Neuroscience Clerkship at UH/VA



A “lacune” is a small cavity (<1.5 cm) remaining in the brain tissue that develops after the necrotic tissue of a deep infarct has been removed (lacune in Latin means small lake). Lacunes typically follow as a result of lacunar stroke. Lacunar stroke is a result of blockage of blood flow to a single small deep penetrating vessel (lacunar strokes as also known as small vessel disease) supplying the subcortical white matter region, basal ganglia, internal capsule, corona radiata, thalamus, or paramedian pons. The blood vessels responsible for these areas include the lenticulostriates of the MCA, the thalamogeniculate arteries of the PCA and the paramedian perforators of the basilar artery. The pathogenesis is thought to involve lipohyalinosis or formation of microatheroma within the penetrating vessel.

Above: the diagram shows some of the common areas where lacunar infarction occurs (note - some of these are the same locations and vessels responsible for hypertensive intracranial hemorrhage). (A) lenticulostriate branches of the MCA, (B) Thalamogeniculate arteries of PCA, (C) paramedian perforators from basilar artery. Adapted from Qureshi et al. Spontaneous Intracerebral Hemorrhage, NEJM. 344 (19): 1450, Figure 2. May 10, 2001

Above: pathologic specimen showed two areas of lacunar infarction (black arrows).

The finding of a lacune does not necessarily imply a lacunar stroke has occurred, as most lacunes are asymptomatic. A stroke can be classified as a lacunar infarction if a patient presents with a classic lacunar syndrome and imaging reveals evidence of focal acute ischemia in a penetrating artery distribution. CT scan is not very sensitive at detecting lacunar infarctions. MRI with diffusion-weighted imaging is the imaging modality of choice to detect a lacunar infarction.

The above MRI shows a typical pontine small vessel penetrating artery infarction. This patient had pure motor hemiparesis of the face, arm and leg.
Common Lacunar Syndromes

Pure motor hemiparesis

The most common lacunar syndrome (33-50%). Usually involves the posterior limb of the internal capsule, corona radiata, or basis pontis; presents clinically with contralateral hemiparesis of face, arm, and leg to an approximately equal degree. There is no sensory deficit on exam. There are no cortical findings including aphasia or visual field abnormalities. Dysarthria may be present.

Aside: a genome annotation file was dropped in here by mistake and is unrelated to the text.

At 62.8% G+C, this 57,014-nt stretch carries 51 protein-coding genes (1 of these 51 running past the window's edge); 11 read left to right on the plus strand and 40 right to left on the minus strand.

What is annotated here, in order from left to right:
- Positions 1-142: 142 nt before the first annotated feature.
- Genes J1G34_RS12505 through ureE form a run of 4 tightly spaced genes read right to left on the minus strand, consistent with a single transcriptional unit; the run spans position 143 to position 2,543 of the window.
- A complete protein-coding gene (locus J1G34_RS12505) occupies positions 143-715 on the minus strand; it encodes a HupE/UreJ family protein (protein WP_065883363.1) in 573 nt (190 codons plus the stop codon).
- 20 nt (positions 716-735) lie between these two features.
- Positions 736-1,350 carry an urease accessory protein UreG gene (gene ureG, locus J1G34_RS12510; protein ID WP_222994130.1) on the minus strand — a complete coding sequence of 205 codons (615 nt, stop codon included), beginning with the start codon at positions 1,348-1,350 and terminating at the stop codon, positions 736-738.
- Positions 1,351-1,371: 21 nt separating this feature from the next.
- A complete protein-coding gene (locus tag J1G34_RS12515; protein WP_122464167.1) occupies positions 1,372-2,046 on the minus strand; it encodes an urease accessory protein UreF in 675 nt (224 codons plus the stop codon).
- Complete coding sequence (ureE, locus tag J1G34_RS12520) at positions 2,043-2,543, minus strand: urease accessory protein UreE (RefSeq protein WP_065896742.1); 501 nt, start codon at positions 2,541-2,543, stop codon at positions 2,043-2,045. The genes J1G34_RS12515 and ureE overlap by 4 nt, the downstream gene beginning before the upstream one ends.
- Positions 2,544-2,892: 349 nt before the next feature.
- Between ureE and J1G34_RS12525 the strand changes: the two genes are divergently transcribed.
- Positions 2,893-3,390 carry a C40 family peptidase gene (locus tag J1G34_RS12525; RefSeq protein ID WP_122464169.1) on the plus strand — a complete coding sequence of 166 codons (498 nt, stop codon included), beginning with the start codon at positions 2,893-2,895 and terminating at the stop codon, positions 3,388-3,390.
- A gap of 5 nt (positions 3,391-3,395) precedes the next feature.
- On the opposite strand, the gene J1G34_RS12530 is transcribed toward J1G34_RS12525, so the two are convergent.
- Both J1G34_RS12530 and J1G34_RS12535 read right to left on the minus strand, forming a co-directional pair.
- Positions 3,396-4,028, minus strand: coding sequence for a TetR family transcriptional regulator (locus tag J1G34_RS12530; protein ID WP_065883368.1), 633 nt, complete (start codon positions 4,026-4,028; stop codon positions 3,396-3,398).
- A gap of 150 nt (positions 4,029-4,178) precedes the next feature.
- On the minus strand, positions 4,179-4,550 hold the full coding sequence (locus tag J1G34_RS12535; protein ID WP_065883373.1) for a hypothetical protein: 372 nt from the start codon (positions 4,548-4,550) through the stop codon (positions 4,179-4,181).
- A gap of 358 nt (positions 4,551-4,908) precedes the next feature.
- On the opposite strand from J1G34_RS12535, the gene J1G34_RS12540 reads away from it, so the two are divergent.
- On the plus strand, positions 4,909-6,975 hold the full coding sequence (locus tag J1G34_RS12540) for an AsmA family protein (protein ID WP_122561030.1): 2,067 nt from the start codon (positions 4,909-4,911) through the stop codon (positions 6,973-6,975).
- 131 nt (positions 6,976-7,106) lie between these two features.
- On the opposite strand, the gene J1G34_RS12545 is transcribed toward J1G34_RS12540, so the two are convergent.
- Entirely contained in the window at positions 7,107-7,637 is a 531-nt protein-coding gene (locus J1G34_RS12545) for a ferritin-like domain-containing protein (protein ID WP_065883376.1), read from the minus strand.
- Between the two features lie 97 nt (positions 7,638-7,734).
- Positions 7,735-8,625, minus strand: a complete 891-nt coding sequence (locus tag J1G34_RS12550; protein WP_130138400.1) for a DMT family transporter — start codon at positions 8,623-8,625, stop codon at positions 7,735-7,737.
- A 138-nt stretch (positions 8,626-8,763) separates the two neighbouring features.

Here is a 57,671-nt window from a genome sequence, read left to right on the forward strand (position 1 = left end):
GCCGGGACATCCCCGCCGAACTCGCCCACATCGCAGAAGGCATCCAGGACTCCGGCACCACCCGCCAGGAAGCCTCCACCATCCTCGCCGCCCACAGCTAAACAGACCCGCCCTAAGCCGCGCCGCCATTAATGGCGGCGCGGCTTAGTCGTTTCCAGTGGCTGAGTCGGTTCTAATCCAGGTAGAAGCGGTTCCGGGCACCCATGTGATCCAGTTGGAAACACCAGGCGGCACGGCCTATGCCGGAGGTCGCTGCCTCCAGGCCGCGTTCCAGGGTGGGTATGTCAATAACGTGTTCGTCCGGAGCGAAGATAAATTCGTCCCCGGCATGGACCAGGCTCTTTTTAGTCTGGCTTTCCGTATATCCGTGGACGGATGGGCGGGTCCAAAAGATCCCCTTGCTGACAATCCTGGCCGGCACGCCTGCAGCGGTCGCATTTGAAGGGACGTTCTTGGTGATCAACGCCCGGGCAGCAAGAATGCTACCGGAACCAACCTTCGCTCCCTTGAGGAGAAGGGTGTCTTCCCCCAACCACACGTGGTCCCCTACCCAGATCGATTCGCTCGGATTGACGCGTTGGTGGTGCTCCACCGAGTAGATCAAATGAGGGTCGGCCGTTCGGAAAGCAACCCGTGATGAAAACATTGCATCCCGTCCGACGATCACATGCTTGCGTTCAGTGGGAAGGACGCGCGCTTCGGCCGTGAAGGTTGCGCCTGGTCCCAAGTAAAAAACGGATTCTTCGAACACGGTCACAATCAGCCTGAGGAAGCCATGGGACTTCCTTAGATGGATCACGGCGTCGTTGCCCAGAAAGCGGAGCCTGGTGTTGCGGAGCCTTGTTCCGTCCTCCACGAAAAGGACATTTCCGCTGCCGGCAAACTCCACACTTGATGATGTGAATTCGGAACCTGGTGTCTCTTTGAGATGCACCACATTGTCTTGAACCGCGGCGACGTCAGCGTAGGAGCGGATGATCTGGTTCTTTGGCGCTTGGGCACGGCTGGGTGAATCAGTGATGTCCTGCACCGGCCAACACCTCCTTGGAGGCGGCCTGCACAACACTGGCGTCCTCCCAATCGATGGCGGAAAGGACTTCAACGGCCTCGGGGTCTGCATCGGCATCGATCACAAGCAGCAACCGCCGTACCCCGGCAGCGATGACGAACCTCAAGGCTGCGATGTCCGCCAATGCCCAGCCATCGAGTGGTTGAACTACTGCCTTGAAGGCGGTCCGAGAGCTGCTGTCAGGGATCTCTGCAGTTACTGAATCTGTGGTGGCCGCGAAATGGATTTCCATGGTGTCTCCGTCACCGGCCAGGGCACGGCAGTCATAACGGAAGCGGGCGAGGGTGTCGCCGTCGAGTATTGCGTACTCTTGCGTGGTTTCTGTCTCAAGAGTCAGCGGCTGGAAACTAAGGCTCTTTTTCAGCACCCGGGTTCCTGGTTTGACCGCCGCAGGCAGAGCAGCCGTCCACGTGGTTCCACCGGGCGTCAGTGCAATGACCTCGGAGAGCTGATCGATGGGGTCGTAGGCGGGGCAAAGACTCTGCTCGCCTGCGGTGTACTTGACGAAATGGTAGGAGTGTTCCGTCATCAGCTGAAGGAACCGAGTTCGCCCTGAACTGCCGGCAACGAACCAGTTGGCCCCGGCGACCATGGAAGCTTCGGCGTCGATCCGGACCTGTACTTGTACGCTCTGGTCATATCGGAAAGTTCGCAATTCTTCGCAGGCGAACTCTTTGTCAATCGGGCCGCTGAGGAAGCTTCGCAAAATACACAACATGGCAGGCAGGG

Ataxic hemiparesis

Typically involves the internal capsule, pons or corona radiata; presents with contralateral hemiparesis of the face and leg, and ataxia of the contralateral arm and leg.

Pure Sensory stroke

Usually involves the thalamus or corona radiata; presents clinically with persistent/transient contralateral hemisensory loss involving the face, arm and leg to an approximately equal degree. No cortical findings are present.

Dysarthria-Clumsy Hand

Usually involves the pons or internal capsule; presents clinically with dysarthria, dysphagia, contralateral facial paresis and tongue weakness, contralateral paresis/clumsiness of the arm and hand.

Sensory-motor stroke

Typically involves the thalamus, internal capsule or putamen-capsule-caudate; presents clinically with a combination of ipsilateral sensory and motor loss (face, arm, leg). There is no aphasia, visual field abnormality or other cortical findings.

Prevention for recurrence of lacunar stroke involves aggressive risk factor modification and antiplatelet therapy with aspirin or plavix.